Art & Entertainment

Japanese Filmmaker Makoto Shinkai: My Films Will Continue To Reflect Ethos Of Asian Culture

Die-hard anime fans in India would know Makoto Shinkai from his titles such as "Your Name" and “Weathering with You” and the Japanese director says his movies enjoy popularity here because Southeast Asia has a common cultural cinematic language.

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Makoto Shinkai
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Die-hard anime fans in India would know Makoto Shinkai from his titles such as "Your Name" and “Weathering with You” and the Japanese director says his movies enjoy popularity here because Southeast Asia has a common cultural cinematic language.

Shinkai, who was in the city to promote his latest anime title “Suzume”, said his filmography is deeply rooted in Asian culture.

"I have visited India (earlier). I was in Thailand before that, so there is a sense... When I look at it, I feel that in Southeast Asia, Japan, we share a common cultural language, which is different from the language of Hollywood and European cinema.

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"One thing I know for sure, the language of my film will continue to reflect the ethos of Asian culture. My roots are from here, and I understand that language and I want to present that,” Shinkai told PTI in an interview here.

The 50-year-old filmmaker said he is aware that his films enjoy a great fan following in India, but that doesn’t make him confident about the reception to “Suzume”, which released in the country on April 21. It was distributed by PVR Pictures.

The movie, which was released in Japan last November, is among the top 10 highest-grossing Japanese films of all time.

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Shinkai said he wanted to bring his next film to India after receiving praise for “Weathering with You” when he had visited New Delhi in 2019 for the premiere of the movie.

"When I saw the response to ‘Weathering with You’, I knew whenever I make my next movie, I want it to take it to India. If you ask me, if I am 100 per cent sure that we will hit a sixer, no, I am not. It is always nerve-racking, the day before the premiere," he added.

“Suzume”, a Japanese animated fantasy adventure, follows the story of 17-year-old high school students Suzume Iwato and Souta Munakata, who team up to prevent a series of disasters across Japan.

Through this film, Shinkai said the objective is the universal theme of nurturing "hope" amid problems.

"When you look at disasters, look at the last 10 years, we have (had) earthquakes. Japan has a natural phenomenon like climate change. We have places where there is unusually high rainfall, which causes avalanches and deaths.

"Apart from that there are man-made disasters, like war between Russia and Ukraine, which is displacing so many lives. So, it (this film) shows there are things that can uproot your existence. But within that, how do we carry on? The one thing that pushes us is hope and that is the theme that transcends borders and languages," he added.

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The genesis of “Suzume”, Shinkai said, stemmed from the profound effect that the 2011 Great Eastern Japan earthquake, globally called the Tohoku earthquake and tsunami, had on him. In the aftermath of the calamity, the filmmaker said he was toying with the idea of making a film that would tap into the emotion of the people.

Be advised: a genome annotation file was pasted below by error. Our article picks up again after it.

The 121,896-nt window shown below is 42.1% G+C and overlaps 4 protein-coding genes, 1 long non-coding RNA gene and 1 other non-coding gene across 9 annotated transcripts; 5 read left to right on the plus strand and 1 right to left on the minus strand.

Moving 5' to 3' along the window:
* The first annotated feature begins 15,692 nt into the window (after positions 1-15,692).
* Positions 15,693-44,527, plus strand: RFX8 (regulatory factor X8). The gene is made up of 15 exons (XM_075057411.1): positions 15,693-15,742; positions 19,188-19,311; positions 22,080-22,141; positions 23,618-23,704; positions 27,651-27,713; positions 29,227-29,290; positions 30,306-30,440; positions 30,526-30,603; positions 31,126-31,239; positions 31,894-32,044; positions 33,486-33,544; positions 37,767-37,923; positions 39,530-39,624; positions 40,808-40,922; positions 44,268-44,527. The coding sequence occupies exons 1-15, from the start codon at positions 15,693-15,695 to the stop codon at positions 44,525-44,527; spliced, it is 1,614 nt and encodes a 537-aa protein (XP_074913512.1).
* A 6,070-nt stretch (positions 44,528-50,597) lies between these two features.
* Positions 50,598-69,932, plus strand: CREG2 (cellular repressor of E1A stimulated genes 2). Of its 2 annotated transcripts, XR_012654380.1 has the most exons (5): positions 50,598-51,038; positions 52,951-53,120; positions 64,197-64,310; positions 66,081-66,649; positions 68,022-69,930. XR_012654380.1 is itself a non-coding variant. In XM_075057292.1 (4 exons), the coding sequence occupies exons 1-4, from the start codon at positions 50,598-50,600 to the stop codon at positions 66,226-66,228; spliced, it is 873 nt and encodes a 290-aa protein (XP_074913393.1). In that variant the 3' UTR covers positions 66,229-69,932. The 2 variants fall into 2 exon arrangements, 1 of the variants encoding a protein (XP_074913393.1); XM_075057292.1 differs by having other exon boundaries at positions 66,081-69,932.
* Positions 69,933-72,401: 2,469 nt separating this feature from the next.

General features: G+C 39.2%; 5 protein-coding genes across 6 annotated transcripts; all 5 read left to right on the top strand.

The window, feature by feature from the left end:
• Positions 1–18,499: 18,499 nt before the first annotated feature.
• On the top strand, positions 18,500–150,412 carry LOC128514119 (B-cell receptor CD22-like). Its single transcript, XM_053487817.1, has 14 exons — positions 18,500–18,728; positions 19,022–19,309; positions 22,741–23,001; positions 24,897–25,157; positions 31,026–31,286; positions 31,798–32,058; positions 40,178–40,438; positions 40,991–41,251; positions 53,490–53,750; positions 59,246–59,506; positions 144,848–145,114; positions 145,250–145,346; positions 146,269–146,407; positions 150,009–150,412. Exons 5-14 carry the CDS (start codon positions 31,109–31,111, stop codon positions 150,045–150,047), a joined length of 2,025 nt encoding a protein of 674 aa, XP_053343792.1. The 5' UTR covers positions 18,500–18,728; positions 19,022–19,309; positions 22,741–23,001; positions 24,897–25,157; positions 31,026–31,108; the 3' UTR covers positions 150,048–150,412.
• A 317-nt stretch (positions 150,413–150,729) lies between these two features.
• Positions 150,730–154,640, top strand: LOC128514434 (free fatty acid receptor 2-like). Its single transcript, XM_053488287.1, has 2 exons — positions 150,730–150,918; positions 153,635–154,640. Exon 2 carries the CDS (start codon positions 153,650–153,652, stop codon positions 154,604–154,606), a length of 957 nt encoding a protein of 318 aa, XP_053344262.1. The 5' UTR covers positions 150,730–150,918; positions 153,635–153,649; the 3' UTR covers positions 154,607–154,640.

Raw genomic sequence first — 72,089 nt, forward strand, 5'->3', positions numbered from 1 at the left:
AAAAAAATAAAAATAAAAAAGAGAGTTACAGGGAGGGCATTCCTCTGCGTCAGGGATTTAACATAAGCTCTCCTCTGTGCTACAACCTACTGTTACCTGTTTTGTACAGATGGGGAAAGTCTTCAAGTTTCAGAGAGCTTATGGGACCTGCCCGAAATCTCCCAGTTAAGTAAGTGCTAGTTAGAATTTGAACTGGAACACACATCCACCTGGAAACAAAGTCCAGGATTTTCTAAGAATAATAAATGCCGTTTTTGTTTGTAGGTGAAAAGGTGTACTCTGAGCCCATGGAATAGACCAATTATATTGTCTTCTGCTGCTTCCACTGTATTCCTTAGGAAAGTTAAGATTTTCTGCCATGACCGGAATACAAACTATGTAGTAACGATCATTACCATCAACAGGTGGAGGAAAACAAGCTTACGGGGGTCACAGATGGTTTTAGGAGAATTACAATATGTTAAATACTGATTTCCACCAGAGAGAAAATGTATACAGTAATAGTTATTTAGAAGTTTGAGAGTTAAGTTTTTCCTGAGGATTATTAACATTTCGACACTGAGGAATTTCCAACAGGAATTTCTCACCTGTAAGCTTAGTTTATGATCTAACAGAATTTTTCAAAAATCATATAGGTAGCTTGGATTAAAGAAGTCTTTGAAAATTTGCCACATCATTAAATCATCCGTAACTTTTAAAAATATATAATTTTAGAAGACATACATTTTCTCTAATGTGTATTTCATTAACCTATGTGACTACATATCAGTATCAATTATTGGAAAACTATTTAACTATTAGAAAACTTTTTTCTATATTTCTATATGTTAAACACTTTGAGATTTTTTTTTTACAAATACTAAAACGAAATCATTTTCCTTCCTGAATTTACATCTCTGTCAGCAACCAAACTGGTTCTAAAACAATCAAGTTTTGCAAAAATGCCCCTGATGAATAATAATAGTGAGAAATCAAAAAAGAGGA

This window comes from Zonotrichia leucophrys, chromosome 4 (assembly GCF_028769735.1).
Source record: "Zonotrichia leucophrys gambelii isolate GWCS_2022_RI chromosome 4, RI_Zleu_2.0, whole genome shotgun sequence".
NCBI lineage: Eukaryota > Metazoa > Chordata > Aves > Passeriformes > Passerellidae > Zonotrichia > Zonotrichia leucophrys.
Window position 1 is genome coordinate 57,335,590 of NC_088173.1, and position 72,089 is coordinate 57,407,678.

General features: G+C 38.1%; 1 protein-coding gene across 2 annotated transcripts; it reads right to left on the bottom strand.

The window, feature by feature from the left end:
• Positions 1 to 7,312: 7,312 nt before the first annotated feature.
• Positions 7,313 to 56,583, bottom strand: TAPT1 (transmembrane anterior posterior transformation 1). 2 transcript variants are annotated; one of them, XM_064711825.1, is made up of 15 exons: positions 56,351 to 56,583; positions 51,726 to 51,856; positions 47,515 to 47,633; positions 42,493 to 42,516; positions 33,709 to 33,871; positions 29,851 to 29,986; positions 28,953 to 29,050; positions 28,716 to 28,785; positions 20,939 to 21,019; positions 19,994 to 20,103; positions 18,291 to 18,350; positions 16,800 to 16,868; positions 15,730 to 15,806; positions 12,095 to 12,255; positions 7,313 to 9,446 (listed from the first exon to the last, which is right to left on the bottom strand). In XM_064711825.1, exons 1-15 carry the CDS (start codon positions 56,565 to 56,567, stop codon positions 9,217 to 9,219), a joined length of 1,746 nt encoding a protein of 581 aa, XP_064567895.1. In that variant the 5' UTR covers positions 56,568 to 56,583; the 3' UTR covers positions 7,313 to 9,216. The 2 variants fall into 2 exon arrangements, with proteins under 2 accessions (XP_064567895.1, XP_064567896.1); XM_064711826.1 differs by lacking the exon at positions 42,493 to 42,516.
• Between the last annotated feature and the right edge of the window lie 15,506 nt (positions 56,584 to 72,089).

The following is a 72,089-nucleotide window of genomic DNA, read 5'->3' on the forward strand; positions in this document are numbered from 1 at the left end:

“It (the earthquake) made me feel that what we think of as normal, it could vanish anytime. What would happen if my life would vanish, how would I react? I wanted to make a movie which addresses the phenomenon of abandoned cities, which started increasing in Japan... I wanted to build a character around somebody who walks around these places,” he said.

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For this, Shinkai said he conducted an in-depth research on people, who fell victim to such tragedies, in order to portray the right emotion on screen.

"I wanted to be authentic with that, so I did a lot of research, like, read a lot of letters, diaries of many people, watched interviews where people are explaining what they went through,” he added.

He often narrates his stories through the eyes of teenagers and the director said he himself sought solution to his issues in animation movies or in manga, (comics or graphic novels originating from Japan), during his growing up years.

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"Animation answers to the needs of certain young people, I (experienced that) when I was young. So, I am trying to give back to a younger version of myself the same safe space.

"In manga or animation stories, you can deep dive. It provides solace, which may be different from what is given to you at school or at home.”

Shinkai is also well-versed with Indian cinema, he said, as he hailed SS Rajamouli’s “RRR” and said he enjoyed watching the epic period action movie.

The Telugu film, which charted history by becoming the first Indian production to win the Oscar for Best Original Song for “Naatu Naatu”, emerged as the highest grossing Indian film in Japan upon its release there in October last year.

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“What is interesting in Indian filmmaking is you get to see a new world in a different way than what the Hollywood format shows. For example, ‘RRR’ was a big phenomenon, I went to see it and I enjoyed it. So, it shows you something where we get to see extravagance, a full spectrum of emotions and that is wonderful to see,” he said.

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